Simple Conservation of Mass Activity

Lee Walkerby: Lee Walker

When we are doing a Partnership for Science Adventure on phases of matter we like having this conservation of mass experience in the bag of tricks. It can be done in minutes and is extremely reliable. All you need is the simplest (and least expensive) OHAUS classroom balance from Educational Innovations, the Ice Melting Block set from Educational Innovations, a pair of wire cutters and some paper clips, (just in case you need to whip up some mass bits of less than a gram) and a nicely formed ice cube. We like to use the aluminum blocks and O-rings from two of the Ice Melting Block sets just to simplify the balancing and have found that having more than one set of the blocks is good for the original activity anyway.

Here we go…….

Step 1)

Place the materials  on a level surface with the balance set.

Simple Conservation of Mass Activity - Educational Innovations Blog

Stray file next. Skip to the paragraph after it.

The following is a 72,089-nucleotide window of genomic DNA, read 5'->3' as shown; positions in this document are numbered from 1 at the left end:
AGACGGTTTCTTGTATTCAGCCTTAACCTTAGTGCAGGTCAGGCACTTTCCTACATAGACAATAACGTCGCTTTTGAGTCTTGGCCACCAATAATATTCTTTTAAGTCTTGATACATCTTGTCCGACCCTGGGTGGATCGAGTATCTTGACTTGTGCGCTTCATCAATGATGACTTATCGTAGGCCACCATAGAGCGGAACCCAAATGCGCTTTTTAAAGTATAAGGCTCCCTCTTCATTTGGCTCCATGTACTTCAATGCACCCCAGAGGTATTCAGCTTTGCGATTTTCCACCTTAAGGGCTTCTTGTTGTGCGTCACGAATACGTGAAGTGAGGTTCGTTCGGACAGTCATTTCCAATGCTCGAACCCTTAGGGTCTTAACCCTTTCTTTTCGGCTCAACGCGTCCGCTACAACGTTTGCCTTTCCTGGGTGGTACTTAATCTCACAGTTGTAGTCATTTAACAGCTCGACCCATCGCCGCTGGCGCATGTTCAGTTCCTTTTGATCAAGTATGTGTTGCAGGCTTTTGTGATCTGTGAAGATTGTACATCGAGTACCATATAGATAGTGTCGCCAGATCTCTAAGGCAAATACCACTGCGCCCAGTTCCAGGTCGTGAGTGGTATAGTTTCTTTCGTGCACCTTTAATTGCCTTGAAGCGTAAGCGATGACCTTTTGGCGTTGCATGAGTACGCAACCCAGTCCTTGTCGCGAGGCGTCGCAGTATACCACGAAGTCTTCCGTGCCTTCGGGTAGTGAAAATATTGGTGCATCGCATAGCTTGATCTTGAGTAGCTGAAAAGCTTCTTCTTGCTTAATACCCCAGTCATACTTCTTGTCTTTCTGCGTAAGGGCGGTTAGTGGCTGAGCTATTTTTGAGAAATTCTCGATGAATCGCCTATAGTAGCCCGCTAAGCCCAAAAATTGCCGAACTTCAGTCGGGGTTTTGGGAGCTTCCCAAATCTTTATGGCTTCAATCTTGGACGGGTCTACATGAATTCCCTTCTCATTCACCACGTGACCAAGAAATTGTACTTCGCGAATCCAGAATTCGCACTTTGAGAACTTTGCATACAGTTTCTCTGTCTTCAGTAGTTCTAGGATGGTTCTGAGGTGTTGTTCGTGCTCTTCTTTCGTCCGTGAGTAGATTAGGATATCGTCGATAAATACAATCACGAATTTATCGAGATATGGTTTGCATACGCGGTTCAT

Materials for Conservation of Mass Activity:

A)  Set of brass weights

B)  2 or three paper clips and wire snips

C)  Classroom balance

D)  Aluminum Ice Melting Blocks and rubber O-rings

E)  Ice cube on a dish (actually, a Styrofoam meat tray is better than a saucer as it is very non-conductive, and the ice cube retains its temperature even better than on a ceramic surface.

Step 2)

Place the ice cube in the tray on the right, add necessary weights to achieve balance,


As the ice cube melts and water collects inside of the O-ring the balance is retained!

Simple Conservation of Mass Activity - Educational Innovations Blog

Simple Conservation of Mass Activity - Educational Innovations Blog

Simple Conservation of Mass Activity - Educational Innovations Blog

Step 3)

Note that the ice cube is completely melted… (Actually long before the time indicated by the watch)… and the balance is right on the mark! No gain or loss. Only the form of matter has changed. All of the matter is still accounted for.

The Ice Melting Blocks allow this to be done without having to be concerned with evaporation OR loss of student interest. Lots of good data can be gathered, the phenomena discussed and conclusions drawn.

There you have another case where the Walker brothers rely on Educational Innovations and Jim Housley’s wonderful inventions!

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